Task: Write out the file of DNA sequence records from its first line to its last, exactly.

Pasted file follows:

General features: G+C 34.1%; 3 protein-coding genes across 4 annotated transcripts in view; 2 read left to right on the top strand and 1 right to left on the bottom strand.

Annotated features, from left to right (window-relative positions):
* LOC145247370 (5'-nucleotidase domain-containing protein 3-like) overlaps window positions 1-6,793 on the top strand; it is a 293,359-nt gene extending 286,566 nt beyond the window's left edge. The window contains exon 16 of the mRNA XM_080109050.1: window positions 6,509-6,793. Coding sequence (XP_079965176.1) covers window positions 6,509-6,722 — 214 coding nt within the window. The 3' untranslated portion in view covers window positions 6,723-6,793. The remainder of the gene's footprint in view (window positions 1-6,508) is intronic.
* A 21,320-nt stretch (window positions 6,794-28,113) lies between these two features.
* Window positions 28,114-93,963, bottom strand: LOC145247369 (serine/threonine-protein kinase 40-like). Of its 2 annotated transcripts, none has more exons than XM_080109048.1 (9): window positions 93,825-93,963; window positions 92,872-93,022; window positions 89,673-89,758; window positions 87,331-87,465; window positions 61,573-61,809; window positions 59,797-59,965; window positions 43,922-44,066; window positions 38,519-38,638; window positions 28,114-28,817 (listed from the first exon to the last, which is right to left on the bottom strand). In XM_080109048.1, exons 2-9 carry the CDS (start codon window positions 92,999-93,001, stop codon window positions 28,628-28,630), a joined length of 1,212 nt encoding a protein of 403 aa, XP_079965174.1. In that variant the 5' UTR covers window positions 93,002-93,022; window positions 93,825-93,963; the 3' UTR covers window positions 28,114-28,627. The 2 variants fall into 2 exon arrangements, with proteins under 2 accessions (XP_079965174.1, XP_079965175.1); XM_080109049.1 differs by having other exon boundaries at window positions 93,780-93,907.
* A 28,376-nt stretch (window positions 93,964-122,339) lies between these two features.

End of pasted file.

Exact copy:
General features: G+C 34.1%; 3 protein-coding genes across 4 annotated transcripts in view; 2 read left to right on the top strand and 1 right to left on the bottom strand.

Annotated features, from left to right (window-relative positions):
* LOC145247370 (5'-nucleotidase domain-containing protein 3-like) overlaps window positions 1-6,793 on the top strand; it is a 293,359-nt gene extending 286,566 nt beyond the window's left edge. The window contains exon 16 of the mRNA XM_080109050.1: window positions 6,509-6,793. Coding sequence (XP_079965176.1) covers window positions 6,509-6,722 — 214 coding nt within the window. The 3' untranslated portion in view covers window positions 6,723-6,793. The remainder of the gene's footprint in view (window positions 1-6,508) is intronic.
* A 21,320-nt stretch (window positions 6,794-28,113) lies between these two features.
* Window positions 28,114-93,963, bottom strand: LOC145247369 (serine/threonine-protein kinase 40-like). Of its 2 annotated transcripts, none has more exons than XM_080109048.1 (9): window positions 93,825-93,963; window positions 92,872-93,022; window positions 89,673-89,758; window positions 87,331-87,465; window positions 61,573-61,809; window positions 59,797-59,965; window positions 43,922-44,066; window positions 38,519-38,638; window positions 28,114-28,817 (listed from the first exon to the last, which is right to left on the bottom strand). In XM_080109048.1, exons 2-9 carry the CDS (start codon window positions 92,999-93,001, stop codon window positions 28,628-28,630), a joined length of 1,212 nt encoding a protein of 403 aa, XP_079965174.1. In that variant the 5' UTR covers window positions 93,002-93,022; window positions 93,825-93,963; the 3' UTR covers window positions 28,114-28,627. The 2 variants fall into 2 exon arrangements, with proteins under 2 accessions (XP_079965174.1, XP_079965175.1); XM_080109049.1 differs by having other exon boundaries at window positions 93,780-93,907.
* A 28,376-nt stretch (window positions 93,964-122,339) lies between these two features.